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Panning for Gold in Customer Chats

Panning for Gold in Customer Chats

When your customers talk, do you listen closely enough? More CIOs are deploying text analytics technology to examine customer comments on Web sites, surveys and more

TEXT ANALYTICS | If you’re in the hotel business, customer satisfaction isn’t just a key metric, it’s one that can make or break the company. But until recently, addressing sources of customer dissatisfaction was taking too long for Gaylord Hotels. Nashville-based Gaylord, which operates four resort hotels, needed a quick, clear view of how customers and meeting planners viewed its properties and services, as well as alerts to budding problems.

“Our survey vendor would do manual categorization, essentially reading [customer] comments and getting back to us,” says Tony Bodoh, Gaylord’s operations analysis manager. In search of faster results, Gaylord turned to text analytics technology from Clarabridge, beginning with a pilot test in 2007 followed by a phased deployment in 2008.

As a growing number or enterprises adopt text analytics, the technology is likely to migrate into other business applications that brush up against users’ thoughts and opinions.

Text analytics, often referred to as “voice of the customer technology”, is designed to squeeze sentiment out of customer communications rather than simply retrieve isolated nuggets of information, as traditional text mining does.

“One of the key benefits the Clarabridge tool provides is essentially overnight categorization and clustering of all the comments,” Bodoh says, “which was taking us several weeks to a month with the previous vendor.”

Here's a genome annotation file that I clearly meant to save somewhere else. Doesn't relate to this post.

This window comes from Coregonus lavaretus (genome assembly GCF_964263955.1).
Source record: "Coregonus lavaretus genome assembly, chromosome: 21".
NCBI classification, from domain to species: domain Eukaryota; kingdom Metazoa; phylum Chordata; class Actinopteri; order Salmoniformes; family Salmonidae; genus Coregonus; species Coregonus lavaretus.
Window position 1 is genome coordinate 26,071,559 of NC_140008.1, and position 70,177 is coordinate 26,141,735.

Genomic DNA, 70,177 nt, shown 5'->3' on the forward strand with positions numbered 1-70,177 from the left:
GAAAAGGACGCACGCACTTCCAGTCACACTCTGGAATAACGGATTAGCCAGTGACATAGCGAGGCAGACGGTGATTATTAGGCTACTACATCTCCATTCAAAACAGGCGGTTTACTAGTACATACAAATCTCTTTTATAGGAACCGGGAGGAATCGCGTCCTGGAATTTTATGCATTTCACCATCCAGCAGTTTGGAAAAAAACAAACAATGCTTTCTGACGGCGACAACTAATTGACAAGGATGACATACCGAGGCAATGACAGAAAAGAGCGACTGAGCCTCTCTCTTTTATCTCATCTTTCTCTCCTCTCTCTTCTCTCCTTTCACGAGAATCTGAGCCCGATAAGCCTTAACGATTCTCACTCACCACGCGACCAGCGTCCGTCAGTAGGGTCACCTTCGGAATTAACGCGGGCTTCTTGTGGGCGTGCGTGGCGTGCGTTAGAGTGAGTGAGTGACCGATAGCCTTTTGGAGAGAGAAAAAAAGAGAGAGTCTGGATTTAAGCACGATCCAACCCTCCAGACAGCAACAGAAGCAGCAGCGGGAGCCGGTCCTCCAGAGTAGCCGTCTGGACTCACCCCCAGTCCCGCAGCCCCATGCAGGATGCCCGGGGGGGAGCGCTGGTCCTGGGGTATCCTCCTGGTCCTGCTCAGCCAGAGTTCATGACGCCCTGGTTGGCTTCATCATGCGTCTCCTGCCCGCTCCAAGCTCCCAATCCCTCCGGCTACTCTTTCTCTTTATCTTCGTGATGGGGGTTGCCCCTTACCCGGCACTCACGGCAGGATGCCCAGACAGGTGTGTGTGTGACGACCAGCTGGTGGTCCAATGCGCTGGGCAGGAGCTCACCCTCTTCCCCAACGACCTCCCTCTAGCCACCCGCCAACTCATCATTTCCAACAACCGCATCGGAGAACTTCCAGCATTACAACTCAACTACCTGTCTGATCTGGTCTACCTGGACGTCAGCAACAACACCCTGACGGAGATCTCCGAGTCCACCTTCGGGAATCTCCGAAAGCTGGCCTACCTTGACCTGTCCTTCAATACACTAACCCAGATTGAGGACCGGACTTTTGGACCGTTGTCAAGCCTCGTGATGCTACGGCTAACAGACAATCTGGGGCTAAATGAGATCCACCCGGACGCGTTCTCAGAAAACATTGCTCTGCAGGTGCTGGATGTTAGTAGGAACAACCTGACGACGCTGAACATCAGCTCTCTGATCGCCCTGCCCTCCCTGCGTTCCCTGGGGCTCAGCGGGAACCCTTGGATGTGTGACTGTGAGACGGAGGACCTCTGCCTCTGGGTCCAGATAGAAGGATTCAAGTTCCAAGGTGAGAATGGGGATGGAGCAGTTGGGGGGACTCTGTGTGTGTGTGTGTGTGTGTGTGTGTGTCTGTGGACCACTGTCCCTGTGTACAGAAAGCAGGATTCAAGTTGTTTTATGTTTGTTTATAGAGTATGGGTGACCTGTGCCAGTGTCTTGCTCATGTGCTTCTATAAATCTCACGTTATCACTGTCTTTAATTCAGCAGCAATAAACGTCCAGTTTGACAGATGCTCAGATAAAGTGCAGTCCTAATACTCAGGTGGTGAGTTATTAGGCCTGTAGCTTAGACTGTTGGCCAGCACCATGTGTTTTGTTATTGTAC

Bodoh says the technology is already beginning to help the company pinpoint specific sources of guest dissatisfaction. “One property may use a different vendor for purchasing a particular product,” Bodoh says. Viewing guest comments on topics such as bathroom cleanliness or restaurant service helps Gaylord managers spot weak performers, he says. “We are also using the software to understand best practices across our hotels, and how to bring those best practices from one hotel to another hotel, or from one department to another department,” he adds.

Clarabridge, along with Attensity, Business Objects and several other vendors, offers software designed to help enterprises understand and learn from what customers are saying about products and services. Along with surveys, e-mail and phone calls, the technology can monitor blogs, text messages, online chats, phone calls (through speech-to-text conversion) and social network profiles.

While text analytics today is far from an out-of-the-box solution, CIOs say, the technology may give you insight into customer thinking that’s hard to put a price on.

In Search of Trouble

If your company allows customers to talk about products and services on the company Web site, for example, text analytics tools can help you analyze what those comments and chats say, to improve business decisions and strategy.